God and Evolution

All of the beauty and mystery of life can be fully experienced without any reference to God, and many people live happily without any need for God. If you are in that category, I’m neither trying to persuade nor coerce you to change your mind. And no, I don’t find you to be a lawless and anarchistic bunch. Some of the most moral people I know are atheists. I mix with a number of people who call themselves spiritual atheists. Being an atheist who appreciates the mysterious interconnectedness of life, and lives a life of love and compassion, is a perfectly reasonable position to hold.

However, at a time when belief in God is under a certain amount of intellectual attack, I want to outline some ways that it is just as reasonable to hold your belief in God alongside a belief in evolution. Maybe I will go a step further than that and talk about how belief in God can broaden and deepen the experience of life as it leaves open the possibility of a divine force underneath and within experience. Who am I, and what do I know, but here goes anyway!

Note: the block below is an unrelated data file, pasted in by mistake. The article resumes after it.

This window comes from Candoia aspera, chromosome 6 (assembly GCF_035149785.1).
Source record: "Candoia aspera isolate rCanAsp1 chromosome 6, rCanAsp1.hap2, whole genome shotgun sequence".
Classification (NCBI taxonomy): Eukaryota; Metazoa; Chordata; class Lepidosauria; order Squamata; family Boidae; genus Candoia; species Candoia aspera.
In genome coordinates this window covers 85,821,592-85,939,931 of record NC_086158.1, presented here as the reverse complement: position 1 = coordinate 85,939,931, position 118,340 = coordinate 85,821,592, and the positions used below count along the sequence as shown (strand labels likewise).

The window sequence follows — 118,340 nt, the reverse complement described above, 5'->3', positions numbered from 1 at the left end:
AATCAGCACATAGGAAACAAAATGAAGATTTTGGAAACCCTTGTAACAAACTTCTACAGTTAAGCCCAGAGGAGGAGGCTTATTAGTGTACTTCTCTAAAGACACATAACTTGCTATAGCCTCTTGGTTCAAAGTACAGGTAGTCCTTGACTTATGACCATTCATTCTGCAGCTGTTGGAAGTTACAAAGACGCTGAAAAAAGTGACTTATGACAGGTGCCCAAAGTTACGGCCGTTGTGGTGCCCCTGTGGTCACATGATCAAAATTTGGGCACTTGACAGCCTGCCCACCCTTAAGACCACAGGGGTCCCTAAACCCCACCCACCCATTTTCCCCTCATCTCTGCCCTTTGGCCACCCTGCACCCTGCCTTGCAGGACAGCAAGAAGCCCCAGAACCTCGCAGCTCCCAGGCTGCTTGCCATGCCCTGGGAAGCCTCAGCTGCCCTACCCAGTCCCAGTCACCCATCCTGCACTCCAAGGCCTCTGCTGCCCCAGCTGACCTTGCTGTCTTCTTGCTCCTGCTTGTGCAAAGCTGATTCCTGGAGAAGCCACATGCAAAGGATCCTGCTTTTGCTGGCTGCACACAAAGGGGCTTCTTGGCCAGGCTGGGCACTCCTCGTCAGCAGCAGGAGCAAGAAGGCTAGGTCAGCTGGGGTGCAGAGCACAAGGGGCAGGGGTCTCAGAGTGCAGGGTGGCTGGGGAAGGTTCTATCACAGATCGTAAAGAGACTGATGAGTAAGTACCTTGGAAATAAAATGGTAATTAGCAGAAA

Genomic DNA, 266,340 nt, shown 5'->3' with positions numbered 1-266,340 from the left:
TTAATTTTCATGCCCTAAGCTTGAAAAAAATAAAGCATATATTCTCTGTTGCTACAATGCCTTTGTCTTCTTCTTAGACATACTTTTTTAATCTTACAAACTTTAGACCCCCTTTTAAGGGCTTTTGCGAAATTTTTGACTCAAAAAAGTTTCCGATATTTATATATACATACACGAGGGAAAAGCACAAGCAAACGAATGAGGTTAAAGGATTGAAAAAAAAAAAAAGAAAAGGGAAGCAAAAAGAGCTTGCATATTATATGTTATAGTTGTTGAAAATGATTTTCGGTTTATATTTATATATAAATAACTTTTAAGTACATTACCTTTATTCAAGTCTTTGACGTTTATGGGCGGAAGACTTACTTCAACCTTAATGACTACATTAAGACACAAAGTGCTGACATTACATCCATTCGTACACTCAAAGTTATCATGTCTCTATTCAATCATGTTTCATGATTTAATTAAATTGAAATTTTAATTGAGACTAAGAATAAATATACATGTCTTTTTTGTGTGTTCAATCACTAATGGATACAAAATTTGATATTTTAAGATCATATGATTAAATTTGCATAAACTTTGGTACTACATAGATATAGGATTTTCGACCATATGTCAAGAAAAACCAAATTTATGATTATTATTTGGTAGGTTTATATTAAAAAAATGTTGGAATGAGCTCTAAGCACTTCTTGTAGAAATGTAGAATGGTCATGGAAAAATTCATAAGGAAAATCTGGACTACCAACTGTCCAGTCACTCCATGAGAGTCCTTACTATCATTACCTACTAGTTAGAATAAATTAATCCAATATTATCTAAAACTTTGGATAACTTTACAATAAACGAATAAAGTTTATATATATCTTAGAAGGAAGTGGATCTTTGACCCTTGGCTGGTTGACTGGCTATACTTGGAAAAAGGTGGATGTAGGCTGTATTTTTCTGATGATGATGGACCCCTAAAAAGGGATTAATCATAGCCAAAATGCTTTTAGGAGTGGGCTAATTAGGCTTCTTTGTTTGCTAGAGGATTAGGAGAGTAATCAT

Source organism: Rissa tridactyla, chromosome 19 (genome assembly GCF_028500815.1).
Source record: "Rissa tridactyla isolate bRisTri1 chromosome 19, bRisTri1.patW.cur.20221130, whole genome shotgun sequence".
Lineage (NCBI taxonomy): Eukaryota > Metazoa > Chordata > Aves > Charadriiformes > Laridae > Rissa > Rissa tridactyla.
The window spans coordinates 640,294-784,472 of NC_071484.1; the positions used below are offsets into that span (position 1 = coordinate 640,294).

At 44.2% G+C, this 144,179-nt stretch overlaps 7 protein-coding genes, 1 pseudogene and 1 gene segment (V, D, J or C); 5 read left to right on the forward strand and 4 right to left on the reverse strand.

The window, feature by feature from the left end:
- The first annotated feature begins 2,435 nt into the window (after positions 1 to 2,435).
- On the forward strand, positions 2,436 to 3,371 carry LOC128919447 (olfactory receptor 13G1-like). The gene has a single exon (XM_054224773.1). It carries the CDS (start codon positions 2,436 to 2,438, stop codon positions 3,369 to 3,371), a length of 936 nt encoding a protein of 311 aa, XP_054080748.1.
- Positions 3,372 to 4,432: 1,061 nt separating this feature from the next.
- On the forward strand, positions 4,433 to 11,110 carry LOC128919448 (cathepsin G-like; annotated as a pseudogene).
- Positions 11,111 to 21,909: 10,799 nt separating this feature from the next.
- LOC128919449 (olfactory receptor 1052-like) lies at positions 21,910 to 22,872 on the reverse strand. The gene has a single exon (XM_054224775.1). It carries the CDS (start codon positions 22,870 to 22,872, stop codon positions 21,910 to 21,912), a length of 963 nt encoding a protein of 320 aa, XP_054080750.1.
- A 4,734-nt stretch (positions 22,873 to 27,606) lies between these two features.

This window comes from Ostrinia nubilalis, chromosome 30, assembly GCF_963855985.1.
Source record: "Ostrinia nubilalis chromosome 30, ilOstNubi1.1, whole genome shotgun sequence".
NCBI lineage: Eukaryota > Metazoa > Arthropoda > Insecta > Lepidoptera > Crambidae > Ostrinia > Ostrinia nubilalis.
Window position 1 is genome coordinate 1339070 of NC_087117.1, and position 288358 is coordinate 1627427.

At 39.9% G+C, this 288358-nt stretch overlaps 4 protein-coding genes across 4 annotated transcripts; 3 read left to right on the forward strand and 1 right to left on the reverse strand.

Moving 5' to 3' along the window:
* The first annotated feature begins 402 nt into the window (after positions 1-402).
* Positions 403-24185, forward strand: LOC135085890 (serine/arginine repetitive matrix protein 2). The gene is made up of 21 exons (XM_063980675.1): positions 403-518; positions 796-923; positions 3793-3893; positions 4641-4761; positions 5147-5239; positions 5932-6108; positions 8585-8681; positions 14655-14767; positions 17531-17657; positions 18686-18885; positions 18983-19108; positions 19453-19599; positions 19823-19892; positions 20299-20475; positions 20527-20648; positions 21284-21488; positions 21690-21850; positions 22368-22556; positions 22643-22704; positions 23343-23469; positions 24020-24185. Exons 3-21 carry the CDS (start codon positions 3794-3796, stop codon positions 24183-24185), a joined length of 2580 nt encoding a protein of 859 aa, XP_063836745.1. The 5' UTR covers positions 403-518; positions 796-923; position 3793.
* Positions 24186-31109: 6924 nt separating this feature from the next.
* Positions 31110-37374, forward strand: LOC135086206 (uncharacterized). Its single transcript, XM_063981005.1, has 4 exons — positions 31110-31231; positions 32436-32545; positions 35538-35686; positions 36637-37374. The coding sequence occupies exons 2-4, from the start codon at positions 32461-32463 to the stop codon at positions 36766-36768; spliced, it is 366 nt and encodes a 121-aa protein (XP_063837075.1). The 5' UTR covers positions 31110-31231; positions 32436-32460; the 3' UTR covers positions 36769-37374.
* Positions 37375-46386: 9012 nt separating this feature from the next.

1. Let go and let God

Surrender the life you have planned to step into the life that is waiting for you. There come certain moments in life when you let go and let God, maybe nervously opening yourself to the emerging and even surprising future. By leaving yourself open to an unknown future, you so often discover new and wondrous connections. Maybe it’s meaningful for you to use God as a name for the depth of knowing beyond rational pro and con lists. Maybe God gives a sense of the growing consciousness that not only knows what to do, but knows why certain actions are important and how they will serve the world.

As Margaret Wheatley says, “Our plans are nothing compared to what the world so willingly gives us.” Let go and let God co-create a life beyond your wildest dreams.

2. The Whole is Greater than the Parts

You have heard phrases like “touch a star, disturb a star” and “heaven in a grain of sand”. What they are describing poetically may be true at a quantum level. The whole is greater than the parts, and at the same time each part contains the potential and imprint of the whole. A visual way to think of this is that each wave is part of the ocean, and inseparable from the ocean, but the ocean is greater than its combined waves.